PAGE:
He says he sees Brown’s work as a kind of “duo” with the planet. “He doesn’t take a step back and say, ‘Nature is perfect, who am I? Nor does he say, as French gardening does, “humans can do better.” He said: ‘I am also part of the Earth. I can improve it, I can work with it, but I don’t have to reinvent everything, because what the Earth has to offer is already at a pretty high level. So his own intervention makes him a trio? “Ha! Yes, you could put it that way.
One of the beautiful things about Sehgal shows, I say, is that they make people smile. Part of the “This so contemporary” show in Venice involved actors offering visitors half of their admission price if they spoke to them about market economy. I tried to claim my refund, I tell her, but the receptionist told me they were “strapped for money.”
“It was a bit of a failure, then,” he said, a little cold. Wasn’t that part of the show? “No No No No. Sometimes things go wrong. He says he wanted this exhibit to be ‘happy’.“ I’m not the happiest person, ”he said. something that comes easily to me. ”
It’s part of Sehgal’s larger thesis on the art world that the idea of the lonely, passionate, vision-inspired (and mostly male) artist has pretty much run its course. “Part of the success of visual art over the past 200 years is that it has had a certain clarity, because these are individuals who express themselves in a fairly simple and short way. Now, he says, it seems the time has come to find smoother, more collaborative ways of describing the “complexity” of the world.
“What is individuality? It is the breaking of rigid bonds. We don’t want to be bound by our religion, our parents, our class, because they are holding you back. We’ve had a few hundred years of this. OK, now we can continue. But where do we belong? And where are we going? ” Hence Sehgal’s emphasis on speech, teamwork and questioning in his art. “It’s a little pathetic being this star hero,” he says of society’s enduring obsession with individual success.
Sehgal’s derision of material objects, and of the excesses of the capitalist economy in general, extends to his business dealings. The sale of his works, which allows museums and even private collectors to set up his “situations”, takes place without a written record of the transaction; the “contract” is based on the memory of the people present at the sale. And he placed strict injunctions on the photographs and films of his projects.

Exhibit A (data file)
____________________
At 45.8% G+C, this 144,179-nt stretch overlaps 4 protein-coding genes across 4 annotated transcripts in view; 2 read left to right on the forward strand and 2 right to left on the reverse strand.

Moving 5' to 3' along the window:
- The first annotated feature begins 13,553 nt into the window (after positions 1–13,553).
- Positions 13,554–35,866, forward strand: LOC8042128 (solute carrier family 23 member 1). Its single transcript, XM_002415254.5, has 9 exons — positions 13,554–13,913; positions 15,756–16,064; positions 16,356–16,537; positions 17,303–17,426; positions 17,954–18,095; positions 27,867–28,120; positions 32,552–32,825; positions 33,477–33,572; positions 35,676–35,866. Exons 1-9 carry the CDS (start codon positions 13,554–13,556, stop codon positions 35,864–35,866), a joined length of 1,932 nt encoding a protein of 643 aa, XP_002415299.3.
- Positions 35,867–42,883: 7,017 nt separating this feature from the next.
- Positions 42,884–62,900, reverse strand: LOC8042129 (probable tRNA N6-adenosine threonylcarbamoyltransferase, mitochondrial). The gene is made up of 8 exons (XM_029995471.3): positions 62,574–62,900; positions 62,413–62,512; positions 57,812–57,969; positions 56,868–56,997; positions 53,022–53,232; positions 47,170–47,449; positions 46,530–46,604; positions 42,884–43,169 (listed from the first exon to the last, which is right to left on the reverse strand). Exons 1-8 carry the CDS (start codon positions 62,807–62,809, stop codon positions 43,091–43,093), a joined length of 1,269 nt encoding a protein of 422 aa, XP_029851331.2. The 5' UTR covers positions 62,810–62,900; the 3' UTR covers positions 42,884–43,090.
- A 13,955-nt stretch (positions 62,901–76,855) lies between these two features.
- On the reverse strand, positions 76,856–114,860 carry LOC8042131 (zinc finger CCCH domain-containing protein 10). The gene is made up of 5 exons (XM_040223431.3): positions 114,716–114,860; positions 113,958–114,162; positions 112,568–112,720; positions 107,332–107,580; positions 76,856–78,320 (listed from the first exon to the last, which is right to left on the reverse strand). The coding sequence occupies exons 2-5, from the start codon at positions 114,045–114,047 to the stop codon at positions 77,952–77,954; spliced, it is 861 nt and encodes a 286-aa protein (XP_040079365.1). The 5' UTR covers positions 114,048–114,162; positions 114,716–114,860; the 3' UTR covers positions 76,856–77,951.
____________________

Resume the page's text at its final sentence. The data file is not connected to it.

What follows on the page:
I ask Sehgal how important it is that he can sell his work. “It’s very basic. If you are doing something specialized, this specialized activity does not bring grain to your table in the morning. If you want to make this specialty activity your breakfast, you need to find someone, a few people, who is interested in it and who will pay you.
“I have the impression that people have a lot of cultural reservations against certain markets. On a superficial level, I understand this. But that doesn’t say anything about market transactions per se.
I finally ask Sehgal about his contribution to a newly published little book, 140 artist ideas for planet Earth, edited by Hans Ulrich Obrist and Kostas Stasinopoulos, which takes the form of a single unpunctuated sentence: “you do all that”. What does he mean?
“That you are a reality producer, not just a reality receiver. When you come to the museum, which is a highly legitimized ritual in Western culture, I don’t want to put you on the receiving end. I want to set up a game where you are also an agent. It’s always a vein in my work: that we, as individuals, as consumers, as human beings of the world, have the power. We too decide the course of things.
July 9-August 15, produced in collaboration with Marian Goodman Projects, blenheimartfoundation.org.uk